Dying to get home. It’s no fun getting stranded especially when you’re on your own. Just imagine it…

You’ve spent an exhausting day anxiously waiting for news. It seems no-one can tell you how long the wait will be. You try to pass the time by reading but the constant level of activity around you, makes it impossible to concentrate. Each time you visit the toilet, you risk losing the cramped space you’ve made your own.

Night time comes but there’s no prospect of getting any rest. Sleep is impossible in the noisy, brightly lit environment. You lie there exhausted hoping that tomorrow will be a better day.

Yes, I did feel sorry for all those people stranded in airports last week but not half as sorry as I feel for the many patients stranded every day in our overcrowded emergency departments while awaiting a hospital bed.

Four years have passed since our Health Minister, Mary Harney declared A&E overcrowding a national emergency yet still the number of patients on hospital trolleys continues to reach record highs.

7 Responses to Stranded

  1. Grannymar says:

    If you had a change of Health Minister tomorrow, where would they get the money to sort the HSE? There seems to be no money for anything! Ireland was flush for a number of years with everyone spending like there was no tomorrow. Who put money away for the rainy day?

  2. Steph says:

    Grannymar – For the first time in the history of the State, all the opposition parties (including the Greens) and most recently, the Irish Medical Organisation are in support of a universal (single-tier) system of healthcare where access is equitable and based on medical need, not income. Only Fianna Fail and Mary Harney support a 2-tier health service.

    Fine Gael are proposing a ‘FairCare’ policy which will be funded by a form of compulsory private health insurance and will be subsidised by the government according to ability to pay.

    Labour were the first to propose a Social Health Insurance (SHI) model.

    Sinn Fein are advocating a universal, tax funded system.

    It is extremely heartening to finally see a consensus gathering around a system of universal health insurance, albeit funded in different ways.

    Roll-on the next election.

  3. Annb says:

    That’s a really good analogy Steph – the airwaves went mad with tales of torture never before seen on an Algarve golfing holiday all the while people were still languishing on trolleys in A&E depts. around the country. My sister remarked of her ordeal that she got some insight into what it must be like to be a refugee – not being able to either return or go on just stranded in limbo and being treated like an animal. I think that cloud of ash may have given us much food for thought on how we live our lives – if only we had the appetite to digest it!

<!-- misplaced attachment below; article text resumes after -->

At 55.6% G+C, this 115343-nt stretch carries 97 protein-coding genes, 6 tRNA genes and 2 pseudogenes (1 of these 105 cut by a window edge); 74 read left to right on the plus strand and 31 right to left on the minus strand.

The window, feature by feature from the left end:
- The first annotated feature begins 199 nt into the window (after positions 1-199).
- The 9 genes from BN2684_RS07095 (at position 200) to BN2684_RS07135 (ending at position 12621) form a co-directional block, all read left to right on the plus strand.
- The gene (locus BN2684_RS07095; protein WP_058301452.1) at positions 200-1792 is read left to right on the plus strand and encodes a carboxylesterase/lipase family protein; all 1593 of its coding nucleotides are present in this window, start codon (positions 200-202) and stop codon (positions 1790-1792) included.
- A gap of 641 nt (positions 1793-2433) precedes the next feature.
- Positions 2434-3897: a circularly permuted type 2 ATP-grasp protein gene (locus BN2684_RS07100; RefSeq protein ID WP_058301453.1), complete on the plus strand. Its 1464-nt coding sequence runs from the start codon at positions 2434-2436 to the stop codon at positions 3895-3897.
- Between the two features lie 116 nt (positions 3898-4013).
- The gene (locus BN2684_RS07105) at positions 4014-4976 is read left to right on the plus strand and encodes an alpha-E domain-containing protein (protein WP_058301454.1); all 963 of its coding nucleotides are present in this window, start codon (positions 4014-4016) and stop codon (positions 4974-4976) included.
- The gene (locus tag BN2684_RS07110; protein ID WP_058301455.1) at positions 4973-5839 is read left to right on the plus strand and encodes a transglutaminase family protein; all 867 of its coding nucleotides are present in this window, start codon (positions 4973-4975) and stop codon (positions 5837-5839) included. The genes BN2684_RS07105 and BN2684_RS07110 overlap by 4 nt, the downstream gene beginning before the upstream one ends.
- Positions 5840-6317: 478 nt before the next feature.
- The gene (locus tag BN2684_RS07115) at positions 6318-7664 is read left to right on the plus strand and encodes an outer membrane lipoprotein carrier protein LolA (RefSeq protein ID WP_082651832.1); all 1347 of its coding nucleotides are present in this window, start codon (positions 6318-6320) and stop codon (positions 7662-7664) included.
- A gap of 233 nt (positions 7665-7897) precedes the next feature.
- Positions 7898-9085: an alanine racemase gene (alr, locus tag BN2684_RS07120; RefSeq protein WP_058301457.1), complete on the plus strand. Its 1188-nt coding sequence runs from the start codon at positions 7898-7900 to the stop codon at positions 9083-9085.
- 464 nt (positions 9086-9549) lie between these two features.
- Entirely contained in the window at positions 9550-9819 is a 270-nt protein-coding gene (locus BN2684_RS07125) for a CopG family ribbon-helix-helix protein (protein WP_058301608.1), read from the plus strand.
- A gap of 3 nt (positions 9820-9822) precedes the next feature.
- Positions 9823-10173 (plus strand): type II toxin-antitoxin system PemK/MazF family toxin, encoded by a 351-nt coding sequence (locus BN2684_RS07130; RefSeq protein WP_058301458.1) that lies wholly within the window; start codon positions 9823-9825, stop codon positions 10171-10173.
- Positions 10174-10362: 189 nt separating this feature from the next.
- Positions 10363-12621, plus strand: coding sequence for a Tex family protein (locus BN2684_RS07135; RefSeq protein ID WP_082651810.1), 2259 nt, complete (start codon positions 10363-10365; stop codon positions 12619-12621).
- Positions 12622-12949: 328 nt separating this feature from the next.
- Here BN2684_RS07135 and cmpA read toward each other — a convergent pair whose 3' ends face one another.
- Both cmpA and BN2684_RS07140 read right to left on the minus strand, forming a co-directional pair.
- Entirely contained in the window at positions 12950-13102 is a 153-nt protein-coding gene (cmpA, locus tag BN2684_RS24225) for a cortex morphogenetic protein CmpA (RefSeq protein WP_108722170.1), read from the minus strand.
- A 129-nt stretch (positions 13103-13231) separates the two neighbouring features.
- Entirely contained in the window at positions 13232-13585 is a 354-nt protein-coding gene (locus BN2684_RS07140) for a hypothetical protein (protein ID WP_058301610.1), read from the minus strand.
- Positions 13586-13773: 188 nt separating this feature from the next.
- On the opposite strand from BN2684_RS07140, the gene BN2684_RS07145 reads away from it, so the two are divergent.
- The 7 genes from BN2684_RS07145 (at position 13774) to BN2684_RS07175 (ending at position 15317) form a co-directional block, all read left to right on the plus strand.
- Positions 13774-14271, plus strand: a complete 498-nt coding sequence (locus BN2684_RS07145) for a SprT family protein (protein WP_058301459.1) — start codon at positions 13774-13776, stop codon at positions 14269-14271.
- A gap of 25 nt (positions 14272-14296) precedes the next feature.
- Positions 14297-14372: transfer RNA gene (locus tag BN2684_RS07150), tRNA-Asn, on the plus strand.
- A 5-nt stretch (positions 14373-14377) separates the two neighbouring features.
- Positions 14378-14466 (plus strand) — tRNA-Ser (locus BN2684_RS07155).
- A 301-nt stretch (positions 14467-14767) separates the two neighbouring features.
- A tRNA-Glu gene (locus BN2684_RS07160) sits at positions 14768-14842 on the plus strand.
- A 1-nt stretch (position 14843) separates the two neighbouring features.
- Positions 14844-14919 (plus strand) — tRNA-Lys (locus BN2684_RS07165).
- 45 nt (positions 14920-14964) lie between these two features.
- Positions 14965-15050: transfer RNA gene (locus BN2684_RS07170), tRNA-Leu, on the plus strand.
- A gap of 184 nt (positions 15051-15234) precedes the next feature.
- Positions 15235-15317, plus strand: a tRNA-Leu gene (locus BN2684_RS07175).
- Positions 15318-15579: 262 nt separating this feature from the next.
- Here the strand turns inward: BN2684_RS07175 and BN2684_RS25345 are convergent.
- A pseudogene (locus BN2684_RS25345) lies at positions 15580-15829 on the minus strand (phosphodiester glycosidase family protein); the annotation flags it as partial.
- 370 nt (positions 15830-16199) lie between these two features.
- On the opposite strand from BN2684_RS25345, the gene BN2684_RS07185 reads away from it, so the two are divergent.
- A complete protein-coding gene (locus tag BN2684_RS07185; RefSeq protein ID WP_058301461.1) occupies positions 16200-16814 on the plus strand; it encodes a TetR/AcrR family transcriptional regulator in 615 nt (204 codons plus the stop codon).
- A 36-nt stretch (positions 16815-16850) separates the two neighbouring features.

4. jenny says:

    well put Steph, we have become a nation where getting stranded in tenerife is considered a crisis, all the while forgetting about those that are the most vulnerable in society. The way in which are airwaves have been inundated with “crises” reflects our society and in many ways our changing values.
    love the way in which you approached this topic, unique and insightful!
    Another great read, and food for thought.

  5. Steph says:

    Annb and Jenny – Can I take a bow? 😉 But if I do, you both should too!

    Like you, I’ve been listening to all these tales of woe of people stranded in airports when every day of the week, Irish citizens must endure similar conditions in emergency departments all around the country.

    Overcrowding in A&E results in unmet basic human needs, a lack of dignity and distress for patients. Research has shown that patients detained in emergency departments beyond the time of decision to admit, is associated with additional patient mortality and morbidity.

    This is a sufficient enough public health issue to require a much greater response than has been the case to date.

  6. Baino says:

    Exceptional analogy. I wonder if all those stranded tourists see it . .what a luxury to have your holiday extended . .not so to have your surgery delayed!

    If they can afford a multi million package to help bail out Greece,you’d think they could afford half of that to fix the HSE. Kev Rudd has just taken funding for state hospitals back to the state. States will relinquish their VAT (we call it Goods and Services Tax = GST) to the Feds who will set up local hospital teams and administrators and cut out the state management which seems to have been the cause of so many issues. Time will tell.

  7. Steph says:

    Baino – Thank you! Some of my own experiences in A&E make being stranded in an airport seem like luxury by comparison.

    You’d wonder wouldn’t you? Health spending in Ireland has increased by approx €10 billion since the present government came into office and look at the state our health service is in! Unless/until major reform is implemented, it will continue to be a bottomless pit.

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